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Trump first suggested North Korea wasn’t responsible for Otto Warmbier’s death. Now he’s walking it back.

Trump has a habit of trusting the word of tyrants.

A picture of Otto Warmbier being taking away by North Korean soldiers Xinhua News Agency/Getty Images

President Donald Trump can be shamed into (kind of) walking back comments that reflect kindly on known tyrants — all it takes is resounding criticism that overshadows any of his related accomplishments.

After receiving widespread negative coverage of comments he made earlier this week appearing to absolve North Korean dictator Kim Jong Un in the death of Otto Warmbier, a US student who died after being imprisoned in North Korea for over a year, Trump said Friday he was “misinterpreted.”

At a summit between the US and North Korea earlier this week, Trump was asked by reporters if he had confronted Kim about Warmbier’s death. The president confirmed that he did ask about the young American’s mysterious death in 2017, and said he believed Kim “felt badly,” but claimed to have known nothing about it at the time.

It’s highly unlikely that the North Korean dictator wasn’t aware of the high-profile case of an American captive that made headlines around the globe. Still, Trump on Thursday said it wasn’t in Kim’s “advantage to allow that to happen.”

“He tells me that he didn’t know about it and I will take him at his word,” Trump told reporters after the summit held in Vietnam.

A day later, however, Trump backtracked his statement, tweeting that he holds North Korea responsible for Warmbier’s brutal treatment.

Warmbier, a University of Virginia student, was traveling through North Korea in late 2015 when he was detained and accused of stealing a propaganda poster. He was sentenced to 15 years of hard labor. The Trump administration was able to secure his return home in 2017, but he arrived in a severe coma. As Vox reported at the time, “although many have speculated that Warmbier was tortured, leaving him unable to speak, see, or respond to verbal commands, there is no medical evidence proving physical abuse.”

Warmbier’s parents have described in gruesome detail the horrific state their son was in when he’d returned to the US. “It looked like someone had taken a pair of pliers and re-arranged his bottom teeth,” Warmbier’s father Fred told GQ magazine. Warmbier died a short time later at the age of 22.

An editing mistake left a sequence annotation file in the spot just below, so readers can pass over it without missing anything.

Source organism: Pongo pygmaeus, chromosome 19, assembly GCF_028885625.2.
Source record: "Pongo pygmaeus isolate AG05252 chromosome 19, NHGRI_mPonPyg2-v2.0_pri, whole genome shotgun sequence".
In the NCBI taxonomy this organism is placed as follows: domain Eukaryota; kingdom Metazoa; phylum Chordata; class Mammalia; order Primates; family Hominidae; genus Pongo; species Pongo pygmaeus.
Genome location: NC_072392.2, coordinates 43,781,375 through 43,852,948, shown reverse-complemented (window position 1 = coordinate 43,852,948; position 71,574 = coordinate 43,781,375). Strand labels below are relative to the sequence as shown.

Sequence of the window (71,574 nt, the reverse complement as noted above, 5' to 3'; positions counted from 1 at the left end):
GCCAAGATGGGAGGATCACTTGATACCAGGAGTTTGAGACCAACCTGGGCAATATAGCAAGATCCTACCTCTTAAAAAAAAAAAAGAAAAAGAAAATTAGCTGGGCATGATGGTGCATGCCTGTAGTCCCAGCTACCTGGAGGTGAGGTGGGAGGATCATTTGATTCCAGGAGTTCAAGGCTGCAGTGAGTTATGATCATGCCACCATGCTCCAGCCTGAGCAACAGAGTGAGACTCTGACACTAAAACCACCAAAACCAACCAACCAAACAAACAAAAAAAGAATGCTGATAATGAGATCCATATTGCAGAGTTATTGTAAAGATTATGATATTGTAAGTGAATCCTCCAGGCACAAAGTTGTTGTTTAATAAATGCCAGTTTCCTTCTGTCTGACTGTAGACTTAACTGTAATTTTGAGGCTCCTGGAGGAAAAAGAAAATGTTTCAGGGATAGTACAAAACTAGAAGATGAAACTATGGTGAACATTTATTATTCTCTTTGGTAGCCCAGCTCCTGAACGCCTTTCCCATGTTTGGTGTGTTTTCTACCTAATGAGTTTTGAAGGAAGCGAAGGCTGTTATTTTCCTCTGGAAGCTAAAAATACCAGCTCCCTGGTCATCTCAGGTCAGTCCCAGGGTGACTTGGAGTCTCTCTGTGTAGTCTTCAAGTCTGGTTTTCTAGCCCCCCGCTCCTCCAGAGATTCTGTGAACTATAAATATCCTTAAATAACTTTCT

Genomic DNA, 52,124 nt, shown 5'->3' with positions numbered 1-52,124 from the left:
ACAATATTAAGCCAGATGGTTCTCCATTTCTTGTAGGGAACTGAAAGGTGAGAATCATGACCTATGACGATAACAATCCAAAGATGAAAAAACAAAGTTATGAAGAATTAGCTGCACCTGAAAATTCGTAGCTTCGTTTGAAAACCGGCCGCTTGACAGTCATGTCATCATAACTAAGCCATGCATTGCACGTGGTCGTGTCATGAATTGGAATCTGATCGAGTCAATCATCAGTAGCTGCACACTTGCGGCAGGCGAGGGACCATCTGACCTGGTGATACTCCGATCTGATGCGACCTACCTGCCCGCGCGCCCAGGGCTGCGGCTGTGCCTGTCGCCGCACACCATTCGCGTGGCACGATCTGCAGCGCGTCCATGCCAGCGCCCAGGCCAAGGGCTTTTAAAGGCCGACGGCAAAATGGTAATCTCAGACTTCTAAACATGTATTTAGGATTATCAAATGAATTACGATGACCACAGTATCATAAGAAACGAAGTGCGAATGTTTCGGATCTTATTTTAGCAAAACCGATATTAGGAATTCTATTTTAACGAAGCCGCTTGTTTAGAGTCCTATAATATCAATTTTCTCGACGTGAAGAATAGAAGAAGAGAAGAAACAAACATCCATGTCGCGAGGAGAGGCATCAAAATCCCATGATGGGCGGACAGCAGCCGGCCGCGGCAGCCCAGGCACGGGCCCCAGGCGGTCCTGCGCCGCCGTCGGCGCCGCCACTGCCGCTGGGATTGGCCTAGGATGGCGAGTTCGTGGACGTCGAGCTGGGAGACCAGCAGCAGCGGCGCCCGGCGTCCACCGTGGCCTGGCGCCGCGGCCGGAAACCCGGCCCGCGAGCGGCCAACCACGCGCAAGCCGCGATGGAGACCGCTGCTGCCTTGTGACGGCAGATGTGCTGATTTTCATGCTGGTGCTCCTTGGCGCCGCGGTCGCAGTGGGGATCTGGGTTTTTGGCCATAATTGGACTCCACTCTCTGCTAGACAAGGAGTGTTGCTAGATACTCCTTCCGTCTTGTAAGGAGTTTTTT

Trump’s comments were met with rounds of bipartisan criticism for failing to outright condemn Kim’s regime. Senate Minority Leader Chuck Schumer demanded that he apologize to Warmbier’s parents. Trump’s former UN Ambassador Nikki Haley sub-tweeted him, saying that “Americans know the cruelty that was placed on Otto Warmbier.” Sen. Rob Portman (R-OH) took to the Senate floor, calling on the president to not be “naive” about the “brutal nature” of the North Korean regime.

Warmbier’s parents, who once praised Trump for securing their son’s release, issued a statement this week railing on the president’s performance at the summit. “Kim and his evil regime are responsible for unimaginable cruelty and inhumanity,” the statement read.

No excuses or lavish praise can change that.”

Trump has a troubling habit of trusting the word of dictators

It’s worth remembering that Kim is a totalitarian dictator responsible for profound human rights violations. He’s accused of ordering the assassination of his own half-brother, deliberately starving his own citizens and arbitrarily executing top officials with anti-aircraft guns.

That hasn’t stopped Trump from repeatedly referring to Kim as “my friend,” or hailing their “great relationship.” The two leaders are apparently pen pals — Trump boasted of receiving “beautiful letters” from the North Korean dictator.

And Trump’s initial instinct to hold back criticism or condemnation is a move we’ve seen from the president before. Kim isn’t the only dictator for Trump to extend the benefit of doubt.

As Vox’s Aaron Rupar notes, Trump has also been willing to believe Russian President Vladimir Putin, who reputation for overseeing campaigns to kill journalists and political opponents, over his own intel chiefs:

Though the US intelligence community concluded that Russia meddled in the 2016 presidential election on Trump’s behalf, Trump said during a joint news conference with Putin last July that Putin “was extremely strong and powerful in his denial” and hence “I don’t see any reason” to believe the US intelligence community over Putin’s word. Trump’s comments were widely criticized, and he later said he misspoke.

Saudi Crown Prince Mohammed bin Salman, known as MBS, is another unsavory friend of the president. Though Saudi Arabia is a longtime ally to the US, the country is beset by a range of human rights abuses. US intelligence agencies believe MBS was even involved in the murder of Jamal Khashoggi, a journalist who wrote critically of the Saudi government and was likely strangled to death and dismembered last fall.

Trump’s response to the murder: The crown prince says he wasn’t involved, and so Trump is taking his word on it.

See a pattern here?

Correction: An earlier version of this article misstated Sen. Rob Portman’s surname.

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